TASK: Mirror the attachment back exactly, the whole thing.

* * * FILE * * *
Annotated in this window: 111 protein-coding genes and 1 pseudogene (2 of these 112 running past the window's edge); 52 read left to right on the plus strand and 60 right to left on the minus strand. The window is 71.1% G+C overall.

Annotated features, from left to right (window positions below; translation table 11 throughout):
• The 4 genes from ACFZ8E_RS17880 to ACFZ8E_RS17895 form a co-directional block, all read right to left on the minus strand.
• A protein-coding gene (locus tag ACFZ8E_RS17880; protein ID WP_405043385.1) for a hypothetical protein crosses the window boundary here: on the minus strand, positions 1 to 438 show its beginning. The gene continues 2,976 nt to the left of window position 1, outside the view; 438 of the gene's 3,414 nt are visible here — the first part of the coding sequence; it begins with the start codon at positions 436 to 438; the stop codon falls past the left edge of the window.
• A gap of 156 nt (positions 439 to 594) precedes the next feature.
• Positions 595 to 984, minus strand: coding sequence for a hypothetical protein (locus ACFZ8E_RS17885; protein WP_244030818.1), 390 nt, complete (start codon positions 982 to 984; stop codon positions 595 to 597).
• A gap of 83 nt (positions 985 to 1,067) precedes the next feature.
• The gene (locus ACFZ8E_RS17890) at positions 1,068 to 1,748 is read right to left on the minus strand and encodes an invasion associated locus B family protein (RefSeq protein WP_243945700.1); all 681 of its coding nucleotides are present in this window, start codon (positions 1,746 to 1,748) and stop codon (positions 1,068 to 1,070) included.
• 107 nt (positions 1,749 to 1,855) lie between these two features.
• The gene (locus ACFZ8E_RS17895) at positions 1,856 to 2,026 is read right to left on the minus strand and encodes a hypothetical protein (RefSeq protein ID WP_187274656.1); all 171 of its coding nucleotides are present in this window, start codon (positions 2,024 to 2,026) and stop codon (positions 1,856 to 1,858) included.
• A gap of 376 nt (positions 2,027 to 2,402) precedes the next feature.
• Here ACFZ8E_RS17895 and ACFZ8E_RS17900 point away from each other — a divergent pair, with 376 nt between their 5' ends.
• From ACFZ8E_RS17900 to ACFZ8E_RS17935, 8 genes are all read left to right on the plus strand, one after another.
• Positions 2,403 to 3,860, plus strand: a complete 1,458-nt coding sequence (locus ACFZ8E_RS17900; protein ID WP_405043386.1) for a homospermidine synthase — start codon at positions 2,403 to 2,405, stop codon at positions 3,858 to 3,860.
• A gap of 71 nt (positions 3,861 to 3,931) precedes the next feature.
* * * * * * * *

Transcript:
Annotated in this window: 111 protein-coding genes and 1 pseudogene (2 of these 112 running past the window's edge); 52 read left to right on the plus strand and 60 right to left on the minus strand. The window is 71.1% G+C overall.

Annotated features, from left to right (window positions below; translation table 11 throughout):
• The 4 genes from ACFZ8E_RS17880 to ACFZ8E_RS17895 form a co-directional block, all read right to left on the minus strand.
• A protein-coding gene (locus tag ACFZ8E_RS17880; protein ID WP_405043385.1) for a hypothetical protein crosses the window boundary here: on the minus strand, positions 1 to 438 show its beginning. The gene continues 2,976 nt to the left of window position 1, outside the view; 438 of the gene's 3,414 nt are visible here — the first part of the coding sequence; it begins with the start codon at positions 436 to 438; the stop codon falls past the left edge of the window.
• A gap of 156 nt (positions 439 to 594) precedes the next feature.
• Positions 595 to 984, minus strand: coding sequence for a hypothetical protein (locus ACFZ8E_RS17885; protein WP_244030818.1), 390 nt, complete (start codon positions 982 to 984; stop codon positions 595 to 597).
• A gap of 83 nt (positions 985 to 1,067) precedes the next feature.
• The gene (locus ACFZ8E_RS17890) at positions 1,068 to 1,748 is read right to left on the minus strand and encodes an invasion associated locus B family protein (RefSeq protein WP_243945700.1); all 681 of its coding nucleotides are present in this window, start codon (positions 1,746 to 1,748) and stop codon (positions 1,068 to 1,070) included.
• 107 nt (positions 1,749 to 1,855) lie between these two features.
• The gene (locus ACFZ8E_RS17895) at positions 1,856 to 2,026 is read right to left on the minus strand and encodes a hypothetical protein (RefSeq protein ID WP_187274656.1); all 171 of its coding nucleotides are present in this window, start codon (positions 2,024 to 2,026) and stop codon (positions 1,856 to 1,858) included.
• A gap of 376 nt (positions 2,027 to 2,402) precedes the next feature.
• Here ACFZ8E_RS17895 and ACFZ8E_RS17900 point away from each other — a divergent pair, with 376 nt between their 5' ends.
• From ACFZ8E_RS17900 to ACFZ8E_RS17935, 8 genes are all read left to right on the plus strand, one after another.
• Positions 2,403 to 3,860, plus strand: a complete 1,458-nt coding sequence (locus ACFZ8E_RS17900; protein ID WP_405043386.1) for a homospermidine synthase — start codon at positions 2,403 to 2,405, stop codon at positions 3,858 to 3,860.
• A gap of 71 nt (positions 3,861 to 3,931) precedes the next feature.